“These rate increases have been totally out of sync from what residents have experienced, in terms of income and all the other costs of services they buy,” Clinton said.

The mayor urged colleagues to defer the rate hikes a few months, until a renewed discussion early next year of overhauling the whole water and sewer rate structure. Clinton has pushed for years for a fairer structure in which heavy users pay more than lighter ones, both in water and sewer capacity – something that’s not the case now. Councilors have agreed, but it’s a complex issue, easier said than done.

“The sewer (rate hike) is particularly bothersome,” he said. “Bend is one of the few cities with a constant sewer bill, no matter what capacity the household uses. That’s just so basically unfair that I don’t think we should be talking” rate hikes until that is changed, he said.

“Unlike Mark, who wants to divorce the rate hike from the structures (decision), I think they are intimately intertwined,” Clinton said. “Smaller homes have been overpaying (on sewer bills) for a long, long time.”

The average total water, sewer and storm water bill for households is “getting up to $1,100 a year” in Bend, Clinton said, which has “a huge impact on people.”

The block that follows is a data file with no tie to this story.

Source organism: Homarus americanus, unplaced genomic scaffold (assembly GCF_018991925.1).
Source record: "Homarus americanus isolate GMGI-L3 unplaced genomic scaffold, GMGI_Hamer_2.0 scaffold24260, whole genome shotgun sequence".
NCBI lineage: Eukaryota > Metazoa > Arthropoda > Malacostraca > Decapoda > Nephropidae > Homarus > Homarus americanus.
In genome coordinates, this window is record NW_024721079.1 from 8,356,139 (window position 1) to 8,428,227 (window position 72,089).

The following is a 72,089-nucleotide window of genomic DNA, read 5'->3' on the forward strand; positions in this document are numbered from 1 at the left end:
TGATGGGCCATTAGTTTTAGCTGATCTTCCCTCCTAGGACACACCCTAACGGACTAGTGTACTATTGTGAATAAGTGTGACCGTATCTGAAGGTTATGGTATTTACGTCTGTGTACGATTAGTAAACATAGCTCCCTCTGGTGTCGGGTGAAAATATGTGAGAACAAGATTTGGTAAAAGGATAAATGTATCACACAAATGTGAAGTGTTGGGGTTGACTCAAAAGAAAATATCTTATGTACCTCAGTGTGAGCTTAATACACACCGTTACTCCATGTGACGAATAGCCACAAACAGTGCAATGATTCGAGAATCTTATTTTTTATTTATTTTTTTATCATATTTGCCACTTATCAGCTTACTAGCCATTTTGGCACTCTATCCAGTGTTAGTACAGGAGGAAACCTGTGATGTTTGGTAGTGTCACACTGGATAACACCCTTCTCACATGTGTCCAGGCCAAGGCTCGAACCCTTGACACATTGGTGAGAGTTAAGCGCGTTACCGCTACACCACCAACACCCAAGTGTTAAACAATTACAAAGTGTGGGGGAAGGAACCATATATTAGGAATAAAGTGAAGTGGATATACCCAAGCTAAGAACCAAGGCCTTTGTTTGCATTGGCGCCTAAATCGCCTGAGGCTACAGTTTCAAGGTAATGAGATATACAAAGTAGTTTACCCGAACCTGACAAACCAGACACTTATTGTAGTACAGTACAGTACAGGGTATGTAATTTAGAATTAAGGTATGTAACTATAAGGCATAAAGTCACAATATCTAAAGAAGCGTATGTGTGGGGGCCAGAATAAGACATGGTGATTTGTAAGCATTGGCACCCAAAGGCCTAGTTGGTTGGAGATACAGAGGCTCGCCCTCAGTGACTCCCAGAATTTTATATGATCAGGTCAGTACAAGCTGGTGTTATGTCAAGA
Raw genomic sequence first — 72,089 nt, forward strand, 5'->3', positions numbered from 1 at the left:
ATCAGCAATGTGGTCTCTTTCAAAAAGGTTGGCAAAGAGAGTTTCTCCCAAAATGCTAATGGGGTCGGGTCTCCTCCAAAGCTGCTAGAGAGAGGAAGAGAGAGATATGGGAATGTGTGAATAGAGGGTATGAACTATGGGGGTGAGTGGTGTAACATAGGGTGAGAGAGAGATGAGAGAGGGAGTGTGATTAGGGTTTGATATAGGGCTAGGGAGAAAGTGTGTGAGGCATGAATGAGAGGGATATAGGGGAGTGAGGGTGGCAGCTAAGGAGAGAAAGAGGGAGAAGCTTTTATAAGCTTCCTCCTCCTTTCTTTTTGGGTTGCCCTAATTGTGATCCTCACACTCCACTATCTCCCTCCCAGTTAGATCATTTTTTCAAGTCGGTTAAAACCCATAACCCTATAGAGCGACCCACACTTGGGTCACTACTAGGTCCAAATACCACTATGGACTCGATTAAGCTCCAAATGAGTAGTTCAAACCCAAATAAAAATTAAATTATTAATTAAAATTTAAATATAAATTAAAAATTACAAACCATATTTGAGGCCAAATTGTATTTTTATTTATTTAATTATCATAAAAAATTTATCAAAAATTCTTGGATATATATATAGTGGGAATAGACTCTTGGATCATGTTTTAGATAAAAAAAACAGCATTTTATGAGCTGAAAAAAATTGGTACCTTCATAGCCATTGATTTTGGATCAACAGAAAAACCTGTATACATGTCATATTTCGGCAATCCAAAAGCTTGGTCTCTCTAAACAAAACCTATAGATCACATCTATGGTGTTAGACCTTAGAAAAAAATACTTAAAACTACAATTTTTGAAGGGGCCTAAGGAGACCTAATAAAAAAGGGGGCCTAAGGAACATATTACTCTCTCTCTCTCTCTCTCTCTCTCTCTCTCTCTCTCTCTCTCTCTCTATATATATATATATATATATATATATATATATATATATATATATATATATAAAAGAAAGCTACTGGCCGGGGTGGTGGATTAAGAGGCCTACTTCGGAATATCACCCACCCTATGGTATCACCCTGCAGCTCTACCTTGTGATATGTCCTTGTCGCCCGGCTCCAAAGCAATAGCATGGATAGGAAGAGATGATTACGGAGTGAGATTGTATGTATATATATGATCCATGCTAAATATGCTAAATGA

“I agree, the rate structure is wrong,” Capell responded, while noting that the city staff is setting up some advisory groups to bring in more information.

“We’re expecting by the first quarter to be adjusting the rate structure to have a more fair process,” Capell said, telling Clinton, “I love Ross Perot graphs like that. You can do a lot with numbers.”

The goal in the rate structure changes, Capell said, is a “revenue-neutral change. The goal is for large users to pay more, small users to pay less … but you have a revenue (need) they have to hit.”

Councilor Victor Chudowsky looked farther back, to when the city added sewers in the ‘80s – funded largely by federal grants and not ratepayers. They were built well beyond the needed capacity for the time, he said, crediting the councilors of that time for their foresight.

But colleague Scott Ramsay said councils since then had, in essence, kicked the can down the road and not set rates that would put aside funds for the upgrades they knew would be needed.

“I have said all along, we need to put planning ahead of politics,” Ramsay said. “Maybe previous councils just decided to push it off, make sure the ratepayers weren’t upset. So we’re sitting here today with the result of those previous decisions.”

“I think it’s fiscally prudent and responsible to get back on track,” he said. “We are at (sewer) capacity in many parts of the city, which is hindering economic growth, job growth. If we continue to cripple ourselves because we want to ease the burden and not take the (political) hit, then I have a problem with that.”

“I am not advocating to raise rates all the time,” Ramsay said. “But this puts money in the coffers for future councils to not have to make these kinds of decisions.”